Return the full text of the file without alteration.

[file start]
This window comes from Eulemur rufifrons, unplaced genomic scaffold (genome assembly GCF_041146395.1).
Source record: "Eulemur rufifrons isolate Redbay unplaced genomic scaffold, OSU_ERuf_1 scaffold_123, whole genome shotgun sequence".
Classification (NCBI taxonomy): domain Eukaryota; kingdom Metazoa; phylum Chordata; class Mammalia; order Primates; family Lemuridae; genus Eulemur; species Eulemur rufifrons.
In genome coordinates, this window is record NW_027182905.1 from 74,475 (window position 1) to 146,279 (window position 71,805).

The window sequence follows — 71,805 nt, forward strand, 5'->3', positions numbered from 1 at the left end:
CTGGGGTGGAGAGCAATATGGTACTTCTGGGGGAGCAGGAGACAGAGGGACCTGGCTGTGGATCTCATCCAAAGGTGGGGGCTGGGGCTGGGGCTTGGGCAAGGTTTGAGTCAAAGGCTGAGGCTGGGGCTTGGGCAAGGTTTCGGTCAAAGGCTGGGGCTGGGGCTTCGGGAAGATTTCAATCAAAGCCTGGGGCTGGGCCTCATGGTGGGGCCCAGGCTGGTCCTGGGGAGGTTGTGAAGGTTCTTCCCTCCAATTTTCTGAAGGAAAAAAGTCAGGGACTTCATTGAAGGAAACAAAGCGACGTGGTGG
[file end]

This window comes from Eulemur rufifrons, unplaced genomic scaffold (genome assembly GCF_041146395.1).
Source record: "Eulemur rufifrons isolate Redbay unplaced genomic scaffold, OSU_ERuf_1 scaffold_123, whole genome shotgun sequence".
Classification (NCBI taxonomy): domain Eukaryota; kingdom Metazoa; phylum Chordata; class Mammalia; order Primates; family Lemuridae; genus Eulemur; species Eulemur rufifrons.
In genome coordinates, this window is record NW_027182905.1 from 74,475 (window position 1) to 146,279 (window position 71,805).

The window sequence follows — 71,805 nt, forward strand, 5'->3', positions numbered from 1 at the left end:
CTGGGGTGGAGAGCAATATGGTACTTCTGGGGGAGCAGGAGACAGAGGGACCTGGCTGTGGATCTCATCCAAAGGTGGGGGCTGGGGCTGGGGCTTGGGCAAGGTTTGAGTCAAAGGCTGAGGCTGGGGCTTGGGCAAGGTTTCGGTCAAAGGCTGGGGCTGGGGCTTCGGGAAGATTTCAATCAAAGCCTGGGGCTGGGCCTCATGGTGGGGCCCAGGCTGGTCCTGGGGAGGTTGTGAAGGTTCTTCCCTCCAATTTTCTGAAGGAAAAAAGTCAGGGACTTCATTGAAGGAAACAAAGCGACGTGGTGG